Reproductive rights advocates on Monday noted the widespread use of birth control -- 99 percent of American women use birth control at some point in their lives. They said that the way Alito applied his argument exclusively to the birth control rule was tantamount to discrimination against women.
"Singling women out specifically for discrimination in health care and otherwise is unacceptable," NARAL Pro-Choice America president Ilyse Hogue told reporters Monday afternoon.
White House spokesman Josh Earnest said Monday afternoon that the White House is still assessing the legal implications of the ruling, including what companies are actually covered by the decision.
"But we believe that the owners of for-profit companies should not be allowed to assert their personal religious views to deny their employees federally mandated benefits," Earnest said. While the White House will of course respect the Supreme Court's ruling, he added, "We will work with Congress to make sure that any women affected by this decision will still have the same coverage of vital health services as everyone else."
U.S. Representative Lee Terry today made the following statement after the Supreme Court ruled in favor of religious protection for businesses under Obamacare's contraceptive mandate:
"Today, the Supreme Court not only upheld the religious protection of job creators, but it also dealt a swift blow to the constitutionality of part of the President's health care law.
"Our forefathers founded this country with many great principles including religious freedom. Businesses and individuals should not be forced by Washington to violate their religious or moral beliefs. Today's decision is a victory for the values guaranteed in our Constitution."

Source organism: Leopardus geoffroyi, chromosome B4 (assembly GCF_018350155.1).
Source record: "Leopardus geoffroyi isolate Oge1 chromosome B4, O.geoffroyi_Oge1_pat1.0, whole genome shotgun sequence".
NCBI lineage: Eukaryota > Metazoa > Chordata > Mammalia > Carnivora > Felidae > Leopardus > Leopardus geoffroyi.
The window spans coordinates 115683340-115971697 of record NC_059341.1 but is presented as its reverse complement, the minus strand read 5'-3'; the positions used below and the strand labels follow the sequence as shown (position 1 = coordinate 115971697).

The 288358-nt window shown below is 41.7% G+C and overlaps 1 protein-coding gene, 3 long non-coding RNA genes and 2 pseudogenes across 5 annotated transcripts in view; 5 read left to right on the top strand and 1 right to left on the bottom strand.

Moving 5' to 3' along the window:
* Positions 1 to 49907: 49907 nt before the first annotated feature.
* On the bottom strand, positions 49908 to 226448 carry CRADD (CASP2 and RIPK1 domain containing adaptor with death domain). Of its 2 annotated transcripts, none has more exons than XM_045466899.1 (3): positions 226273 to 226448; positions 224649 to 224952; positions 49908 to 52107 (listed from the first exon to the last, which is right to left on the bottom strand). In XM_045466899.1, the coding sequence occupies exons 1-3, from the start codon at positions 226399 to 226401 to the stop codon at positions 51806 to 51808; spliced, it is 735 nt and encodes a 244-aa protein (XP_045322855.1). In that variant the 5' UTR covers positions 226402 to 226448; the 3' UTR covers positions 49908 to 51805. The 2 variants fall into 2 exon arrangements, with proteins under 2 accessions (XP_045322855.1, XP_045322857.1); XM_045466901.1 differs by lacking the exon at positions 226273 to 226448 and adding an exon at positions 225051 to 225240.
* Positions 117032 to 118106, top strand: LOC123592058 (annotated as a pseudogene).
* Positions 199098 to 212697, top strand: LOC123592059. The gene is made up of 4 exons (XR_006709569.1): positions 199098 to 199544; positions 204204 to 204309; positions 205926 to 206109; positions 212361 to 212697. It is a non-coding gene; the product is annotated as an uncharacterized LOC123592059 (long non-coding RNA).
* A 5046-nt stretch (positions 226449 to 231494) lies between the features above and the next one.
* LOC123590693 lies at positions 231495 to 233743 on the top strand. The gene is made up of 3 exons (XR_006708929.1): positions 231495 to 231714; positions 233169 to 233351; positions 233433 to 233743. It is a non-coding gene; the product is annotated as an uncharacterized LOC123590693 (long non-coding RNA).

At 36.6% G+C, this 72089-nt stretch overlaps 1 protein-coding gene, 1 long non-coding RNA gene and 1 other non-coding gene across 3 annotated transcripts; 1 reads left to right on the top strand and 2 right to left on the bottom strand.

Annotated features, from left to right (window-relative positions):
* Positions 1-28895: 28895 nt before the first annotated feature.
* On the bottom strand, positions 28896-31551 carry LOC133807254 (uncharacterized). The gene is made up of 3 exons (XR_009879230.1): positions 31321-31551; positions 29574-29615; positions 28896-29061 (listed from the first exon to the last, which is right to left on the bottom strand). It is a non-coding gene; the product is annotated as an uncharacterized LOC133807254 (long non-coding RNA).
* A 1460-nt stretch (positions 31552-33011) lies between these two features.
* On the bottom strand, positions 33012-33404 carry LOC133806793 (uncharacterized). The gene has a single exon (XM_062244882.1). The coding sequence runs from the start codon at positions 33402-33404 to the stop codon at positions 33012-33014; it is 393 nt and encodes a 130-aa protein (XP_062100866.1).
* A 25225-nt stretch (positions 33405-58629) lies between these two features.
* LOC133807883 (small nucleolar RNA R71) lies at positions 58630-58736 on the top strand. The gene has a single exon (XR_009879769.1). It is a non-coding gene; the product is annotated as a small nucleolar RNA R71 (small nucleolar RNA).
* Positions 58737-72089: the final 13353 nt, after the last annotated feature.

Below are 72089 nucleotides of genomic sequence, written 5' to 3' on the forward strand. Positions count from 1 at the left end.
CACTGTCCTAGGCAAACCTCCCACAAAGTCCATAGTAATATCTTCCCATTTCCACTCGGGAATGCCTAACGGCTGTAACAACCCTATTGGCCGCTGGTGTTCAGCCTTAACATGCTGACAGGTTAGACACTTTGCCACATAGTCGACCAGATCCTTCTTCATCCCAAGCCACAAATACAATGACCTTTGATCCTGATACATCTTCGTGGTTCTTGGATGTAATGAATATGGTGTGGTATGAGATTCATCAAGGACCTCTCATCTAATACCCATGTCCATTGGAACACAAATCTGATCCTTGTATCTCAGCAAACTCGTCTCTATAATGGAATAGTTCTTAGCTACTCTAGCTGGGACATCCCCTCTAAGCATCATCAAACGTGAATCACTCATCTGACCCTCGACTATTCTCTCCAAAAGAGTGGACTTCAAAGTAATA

Congressman Jeff Fortenberry made the following statement after the decision favoring Hobby Lobby's highly publicized lawsuit, charging that the Department of Health and Human Services' (HHS) mandated coverage of controversial drugs and procedures violated the family business' rights under the First Amendment and the Religious Freedom Restoration Act.
"Today, Hobby Lobby can continue to provide generous health care benefits to their employees without violating their deeply-held, reasoned beliefs," Fortenberry said. "The Supreme Court ruling represents one of basic fairness and upholds a fundamental American principle of religious liberty and the rights of conscience. The HHS mandate was of serious concern to many Americans."
Fortenberry attended the March oral arguments on the Hobby Lobby and Conestoga Wood Specialties cases at the invitation of the Supreme Court. "I believe this is one of the most important rulings in modern court history," Fortenberry said. "It sets some limits on government power and affirms First Amendment rights."
Fortenberry is part of the Congressional team that introduced the Health Care Conscience Rights Act (H.R. 940) to protect Americans' rights of conscience and religious freedom. The legislation offered a reprieve from the HHS mandate for a variety of health care providers and businesses like Hobby Lobby and Conestoga Wood Specialties. To date, 54 courts nationwide have ruled in favor of plaintiffs challenging the mandate. Fortenberry previously authored the Respect for the Rights of Conscience Act in the 111th Congress.
Attorney General Jon Bruning applauded today's U.S. Supreme Court decision in Burwell v. Hobby Lobby and Conestoga Wood v. Burwell. The Court ruled a closely-held corporation cannot be forced to violate religious beliefs to provide insurance coverage for contraception under the Affordable Care Act, commonly known as Obamacare.
"Today's decision is a victory for this great nation's founding principle of religious liberty," said Bruning. "We're pleased the Court ruled to limit the trampling of the First Amendment which has plagued millions of Americans since the passage of Obamacare."
In 2012, Nebraska brought suit challenging the contraception provision of the federal health care law. Due to multiple lawsuits being filed across the U.S. Circuit Courts, Nebraska ultimately supported the Hobby Lobby case, which moved quickly through the federal court system.
Congressman Adrian Smith released the following statement after the ruling in the case of Burwell v. Hobby Lobby Stores, Inc.
"Today's decision is an important victory for religious freedom and conscience rights against the expansion of the federal government into our lives. I applaud the ruling which reverses one of the many overreaches of Obamacare. Certainly, there is more to be done. Moving forward we must continue to insist religious freedom is respected for all Americans, and to address the many problems of Obamacare."
Smith joined with 85 members of the House and Senate in filing an amicus brief in support of Hobby Lobby.